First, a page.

What happened

Airline shares are rallying for the second straight day on Tuesday, as investors continue to see reasons to hope travel patterns disrupted by the coronavirus pandemic will soon begin to normalize. On Monday, it was an increase in airport traffic over the weekend that drove shares higher. Today, it is positive headlines on a vaccine.

Shares of American Airlines Group (NASDAQ:AAL) and Southwest Airlines (NYSE:LUV) each topped out at more than 7% on Tuesday morning, with shares of United Airlines Holdings (NASDAQ:UAL), Delta Air Lines (NYSE:DAL), JetBlue Airways (NASDAQ:JBLU), Alaska Air Group (NYSE:ALK), Spirit Airlines (NYSE:SAVE), Hawaiian Holdings (NASDAQ:HA), and Allegiant Travel (NASDAQ:ALGT) all spiking 5% or more.

International airlines trading in the U.S., including Brazil's Azul (NYSE:AZUL), also joined in the rally.

The stocks gave back some of those gains as the morning went on, but the entire sector was solidly in the green as of 11:30 a.m. EST today.

So what

Airline stocks have been beaten down by the pandemic, with investors aggressively selling the sector back in the spring as it became apparent travel demand was plunging and would not quickly return. In the months since, the stocks have largely traded based on broader market sentiment about how long the pandemic will linger, and what the economy will look like when it is gone.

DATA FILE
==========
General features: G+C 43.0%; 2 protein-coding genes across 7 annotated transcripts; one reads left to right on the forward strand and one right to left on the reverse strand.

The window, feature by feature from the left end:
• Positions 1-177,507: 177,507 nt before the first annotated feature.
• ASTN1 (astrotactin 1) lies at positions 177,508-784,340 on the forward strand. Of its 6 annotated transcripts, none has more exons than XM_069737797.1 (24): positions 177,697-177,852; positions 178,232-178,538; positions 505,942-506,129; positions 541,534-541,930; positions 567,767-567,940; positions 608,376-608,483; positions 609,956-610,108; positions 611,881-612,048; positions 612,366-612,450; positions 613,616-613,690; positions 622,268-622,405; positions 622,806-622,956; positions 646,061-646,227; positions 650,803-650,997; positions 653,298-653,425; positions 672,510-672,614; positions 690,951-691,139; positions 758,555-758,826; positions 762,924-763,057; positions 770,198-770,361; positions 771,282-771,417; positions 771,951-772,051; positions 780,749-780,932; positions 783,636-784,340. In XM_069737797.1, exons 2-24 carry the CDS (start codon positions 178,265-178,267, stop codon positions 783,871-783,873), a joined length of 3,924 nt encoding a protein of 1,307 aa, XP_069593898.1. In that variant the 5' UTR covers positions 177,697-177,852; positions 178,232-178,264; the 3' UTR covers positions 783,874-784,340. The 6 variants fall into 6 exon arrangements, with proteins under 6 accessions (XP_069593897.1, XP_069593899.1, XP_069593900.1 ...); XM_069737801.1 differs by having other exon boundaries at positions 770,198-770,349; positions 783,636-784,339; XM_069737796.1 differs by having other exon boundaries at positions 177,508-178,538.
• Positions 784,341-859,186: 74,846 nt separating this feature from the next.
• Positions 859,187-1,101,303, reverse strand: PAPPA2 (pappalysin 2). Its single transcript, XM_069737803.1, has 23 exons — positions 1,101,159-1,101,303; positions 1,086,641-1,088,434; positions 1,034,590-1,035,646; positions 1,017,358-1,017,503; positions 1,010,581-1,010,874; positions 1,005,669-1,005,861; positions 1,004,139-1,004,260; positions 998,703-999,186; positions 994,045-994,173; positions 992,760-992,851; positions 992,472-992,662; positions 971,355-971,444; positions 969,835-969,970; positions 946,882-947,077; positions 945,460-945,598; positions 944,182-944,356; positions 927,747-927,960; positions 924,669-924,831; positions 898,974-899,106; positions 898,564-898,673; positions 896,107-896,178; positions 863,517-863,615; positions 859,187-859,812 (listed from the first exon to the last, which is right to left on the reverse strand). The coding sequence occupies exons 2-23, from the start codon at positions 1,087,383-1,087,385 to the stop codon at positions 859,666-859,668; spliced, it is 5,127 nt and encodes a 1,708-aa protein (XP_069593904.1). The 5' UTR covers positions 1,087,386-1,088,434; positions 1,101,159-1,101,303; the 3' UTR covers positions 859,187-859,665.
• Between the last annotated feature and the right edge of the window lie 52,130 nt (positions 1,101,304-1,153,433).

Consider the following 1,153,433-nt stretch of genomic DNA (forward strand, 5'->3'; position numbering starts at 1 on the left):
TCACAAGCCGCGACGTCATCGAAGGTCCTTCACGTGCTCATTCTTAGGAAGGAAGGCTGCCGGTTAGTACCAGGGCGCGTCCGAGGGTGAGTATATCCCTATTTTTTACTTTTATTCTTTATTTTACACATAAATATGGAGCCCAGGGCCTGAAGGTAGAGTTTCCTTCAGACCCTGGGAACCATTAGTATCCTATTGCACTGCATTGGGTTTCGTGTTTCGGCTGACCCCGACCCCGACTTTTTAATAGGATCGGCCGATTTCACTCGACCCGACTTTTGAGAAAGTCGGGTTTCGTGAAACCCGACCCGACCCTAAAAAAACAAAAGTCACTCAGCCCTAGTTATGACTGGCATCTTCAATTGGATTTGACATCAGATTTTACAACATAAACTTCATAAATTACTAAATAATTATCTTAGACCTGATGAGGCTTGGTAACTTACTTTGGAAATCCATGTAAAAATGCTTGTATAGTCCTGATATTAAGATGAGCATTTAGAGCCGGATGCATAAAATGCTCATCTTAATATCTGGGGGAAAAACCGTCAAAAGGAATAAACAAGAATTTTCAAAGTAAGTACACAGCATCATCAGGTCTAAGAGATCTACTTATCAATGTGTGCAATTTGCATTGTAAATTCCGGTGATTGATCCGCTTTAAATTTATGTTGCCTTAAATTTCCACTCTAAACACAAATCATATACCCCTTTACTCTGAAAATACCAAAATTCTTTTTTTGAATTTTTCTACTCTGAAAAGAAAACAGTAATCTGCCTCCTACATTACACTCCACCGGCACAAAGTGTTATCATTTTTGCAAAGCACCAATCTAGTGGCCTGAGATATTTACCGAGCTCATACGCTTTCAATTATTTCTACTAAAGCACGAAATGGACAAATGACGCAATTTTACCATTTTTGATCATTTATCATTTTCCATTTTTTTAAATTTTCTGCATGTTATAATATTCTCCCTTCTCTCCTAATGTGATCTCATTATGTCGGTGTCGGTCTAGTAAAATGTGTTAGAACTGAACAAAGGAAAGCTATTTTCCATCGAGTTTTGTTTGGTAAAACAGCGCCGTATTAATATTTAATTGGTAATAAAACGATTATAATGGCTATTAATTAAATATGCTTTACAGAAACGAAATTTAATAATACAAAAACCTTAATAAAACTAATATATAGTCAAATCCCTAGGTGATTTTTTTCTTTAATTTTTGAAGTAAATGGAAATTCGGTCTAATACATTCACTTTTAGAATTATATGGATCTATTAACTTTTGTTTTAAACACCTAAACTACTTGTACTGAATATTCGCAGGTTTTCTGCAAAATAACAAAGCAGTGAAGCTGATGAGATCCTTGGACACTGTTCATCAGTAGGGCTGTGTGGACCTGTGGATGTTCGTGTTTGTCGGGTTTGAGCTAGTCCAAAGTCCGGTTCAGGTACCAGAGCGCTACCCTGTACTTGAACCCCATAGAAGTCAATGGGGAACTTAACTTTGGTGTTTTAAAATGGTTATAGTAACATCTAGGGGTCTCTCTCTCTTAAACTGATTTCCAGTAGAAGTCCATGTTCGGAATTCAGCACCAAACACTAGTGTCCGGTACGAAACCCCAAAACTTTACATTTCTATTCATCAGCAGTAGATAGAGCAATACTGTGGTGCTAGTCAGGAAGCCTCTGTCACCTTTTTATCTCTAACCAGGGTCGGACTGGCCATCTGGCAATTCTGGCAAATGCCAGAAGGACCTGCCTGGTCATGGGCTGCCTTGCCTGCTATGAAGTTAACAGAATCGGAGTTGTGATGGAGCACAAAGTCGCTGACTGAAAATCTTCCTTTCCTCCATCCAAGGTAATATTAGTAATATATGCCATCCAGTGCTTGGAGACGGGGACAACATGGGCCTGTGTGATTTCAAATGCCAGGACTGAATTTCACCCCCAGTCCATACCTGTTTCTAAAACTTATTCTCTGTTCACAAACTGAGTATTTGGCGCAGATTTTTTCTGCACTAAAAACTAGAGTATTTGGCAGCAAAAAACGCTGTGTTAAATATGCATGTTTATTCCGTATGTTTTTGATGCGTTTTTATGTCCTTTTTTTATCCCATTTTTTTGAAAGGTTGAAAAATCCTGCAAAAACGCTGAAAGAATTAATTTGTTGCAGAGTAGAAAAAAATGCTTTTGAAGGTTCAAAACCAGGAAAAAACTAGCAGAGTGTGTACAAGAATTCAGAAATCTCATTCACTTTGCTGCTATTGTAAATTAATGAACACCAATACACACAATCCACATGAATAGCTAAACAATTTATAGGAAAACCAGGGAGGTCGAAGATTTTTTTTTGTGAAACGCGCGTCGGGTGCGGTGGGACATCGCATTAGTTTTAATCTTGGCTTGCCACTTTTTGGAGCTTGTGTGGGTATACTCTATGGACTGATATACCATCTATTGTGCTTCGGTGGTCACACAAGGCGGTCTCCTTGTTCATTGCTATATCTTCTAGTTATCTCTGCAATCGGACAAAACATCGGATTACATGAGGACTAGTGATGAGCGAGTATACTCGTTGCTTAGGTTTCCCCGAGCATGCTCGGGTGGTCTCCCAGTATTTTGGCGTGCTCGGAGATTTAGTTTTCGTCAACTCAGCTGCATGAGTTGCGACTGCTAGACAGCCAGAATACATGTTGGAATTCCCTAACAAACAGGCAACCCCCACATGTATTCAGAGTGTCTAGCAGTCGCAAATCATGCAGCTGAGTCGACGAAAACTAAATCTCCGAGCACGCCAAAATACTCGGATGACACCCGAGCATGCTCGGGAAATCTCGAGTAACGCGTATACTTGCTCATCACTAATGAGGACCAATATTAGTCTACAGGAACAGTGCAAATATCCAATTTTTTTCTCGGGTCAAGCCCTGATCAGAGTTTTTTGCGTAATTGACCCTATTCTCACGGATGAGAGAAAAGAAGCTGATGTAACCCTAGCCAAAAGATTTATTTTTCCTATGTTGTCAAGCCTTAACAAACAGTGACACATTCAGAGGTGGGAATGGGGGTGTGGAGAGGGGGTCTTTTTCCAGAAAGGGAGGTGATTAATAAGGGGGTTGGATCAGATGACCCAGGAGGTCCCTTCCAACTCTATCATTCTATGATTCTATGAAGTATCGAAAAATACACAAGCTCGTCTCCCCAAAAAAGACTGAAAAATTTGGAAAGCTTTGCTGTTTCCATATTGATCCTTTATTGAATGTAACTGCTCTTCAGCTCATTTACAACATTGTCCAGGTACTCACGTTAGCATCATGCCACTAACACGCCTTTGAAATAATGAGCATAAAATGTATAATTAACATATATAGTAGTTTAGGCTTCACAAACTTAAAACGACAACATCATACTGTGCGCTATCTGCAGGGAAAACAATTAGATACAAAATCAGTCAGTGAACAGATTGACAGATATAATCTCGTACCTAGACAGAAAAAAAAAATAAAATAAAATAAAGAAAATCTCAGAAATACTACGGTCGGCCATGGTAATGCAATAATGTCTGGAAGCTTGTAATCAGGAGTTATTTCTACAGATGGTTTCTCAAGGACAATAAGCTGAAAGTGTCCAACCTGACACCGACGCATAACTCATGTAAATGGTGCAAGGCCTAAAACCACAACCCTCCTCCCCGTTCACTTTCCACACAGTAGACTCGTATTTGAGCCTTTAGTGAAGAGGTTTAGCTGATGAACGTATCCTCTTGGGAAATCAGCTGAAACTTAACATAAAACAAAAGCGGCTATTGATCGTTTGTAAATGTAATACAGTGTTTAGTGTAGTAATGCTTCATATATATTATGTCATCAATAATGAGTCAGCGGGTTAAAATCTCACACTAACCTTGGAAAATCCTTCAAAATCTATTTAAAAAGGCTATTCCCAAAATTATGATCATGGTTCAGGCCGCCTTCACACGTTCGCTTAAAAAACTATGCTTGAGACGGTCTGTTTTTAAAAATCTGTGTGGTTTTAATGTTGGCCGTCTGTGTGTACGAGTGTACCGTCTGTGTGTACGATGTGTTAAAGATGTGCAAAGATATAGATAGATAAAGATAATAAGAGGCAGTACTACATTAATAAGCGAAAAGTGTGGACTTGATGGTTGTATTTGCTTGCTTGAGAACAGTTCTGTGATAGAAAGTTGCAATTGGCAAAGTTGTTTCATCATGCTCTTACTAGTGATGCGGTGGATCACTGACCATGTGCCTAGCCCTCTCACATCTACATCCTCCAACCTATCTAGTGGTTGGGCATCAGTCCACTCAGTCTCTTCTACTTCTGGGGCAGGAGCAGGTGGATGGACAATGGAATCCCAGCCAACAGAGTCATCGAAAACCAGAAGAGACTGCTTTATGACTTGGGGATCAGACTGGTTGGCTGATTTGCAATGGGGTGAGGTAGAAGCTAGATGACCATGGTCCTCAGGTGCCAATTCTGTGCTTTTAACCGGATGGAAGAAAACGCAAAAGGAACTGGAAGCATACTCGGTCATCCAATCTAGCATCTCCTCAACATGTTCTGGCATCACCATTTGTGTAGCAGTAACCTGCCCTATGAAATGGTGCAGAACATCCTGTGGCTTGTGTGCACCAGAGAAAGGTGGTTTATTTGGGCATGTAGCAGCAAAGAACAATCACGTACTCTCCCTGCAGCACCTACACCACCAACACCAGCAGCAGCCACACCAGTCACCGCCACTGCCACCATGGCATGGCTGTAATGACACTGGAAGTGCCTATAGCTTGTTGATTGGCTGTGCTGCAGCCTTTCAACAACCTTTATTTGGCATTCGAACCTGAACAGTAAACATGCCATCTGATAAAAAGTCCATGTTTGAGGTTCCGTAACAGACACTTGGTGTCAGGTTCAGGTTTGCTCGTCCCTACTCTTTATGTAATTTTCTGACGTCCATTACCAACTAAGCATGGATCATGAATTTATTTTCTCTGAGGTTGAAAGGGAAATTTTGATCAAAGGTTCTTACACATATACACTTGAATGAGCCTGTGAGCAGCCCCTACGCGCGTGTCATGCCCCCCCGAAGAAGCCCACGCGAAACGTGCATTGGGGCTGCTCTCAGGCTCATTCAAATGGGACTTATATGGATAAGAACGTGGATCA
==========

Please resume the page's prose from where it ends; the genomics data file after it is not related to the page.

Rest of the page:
A plane flies above the clouds.

Image source: Getty Images.

Stocks got a boost on Tuesday after Russia became the first country to grant regulatory approval to a coronavirus vaccine, developed by Moscow's Gamaleya Institute. It still needs to complete final trials, but Russian President Vladimir Putin expressed confidence it would be in production before year's end.

That would be great news for the airlines, as travel is unlikely to fully rebound without a vaccine, which is also likely needed before large corporations let workers fly for business reasons, a major revenue generator for airlines.

Now what

There's reason for skepticism about the news out of Russia, which might explain why the stocks gave back some of those early gains. The vaccine was approved prior to a large-scale phase 3 trial, and the announcement appears designed as much to stir nationalistic pride as it is to declare a resolution to the coronavirus threat.

The Russians will market the vaccine internationally under the name Sputnik V, according to Reuters, a reference to the Soviet Union's 1957 milestone achievement when it launched the world's first satellite into space.

Even if the vaccine is a success, there are several other vaccine candidates nearing phase 3 trials, meaning it is unclear the Russia announcement really pushes the timetable forward substantially.

Progress toward a vaccine is definitely good news, and I don't want to downplay it. But investors need to understand there will be no quick solution to what ails this industry. We are still looking at 2022 before there is any chance of a full recovery. And even when traffic returns, the airlines will have to manage through billions in added debt taken on to survive the downturn.

For investors looking to buy in, it is best to focus on top names with the best chance of surviving whatever comes at the airline industry next.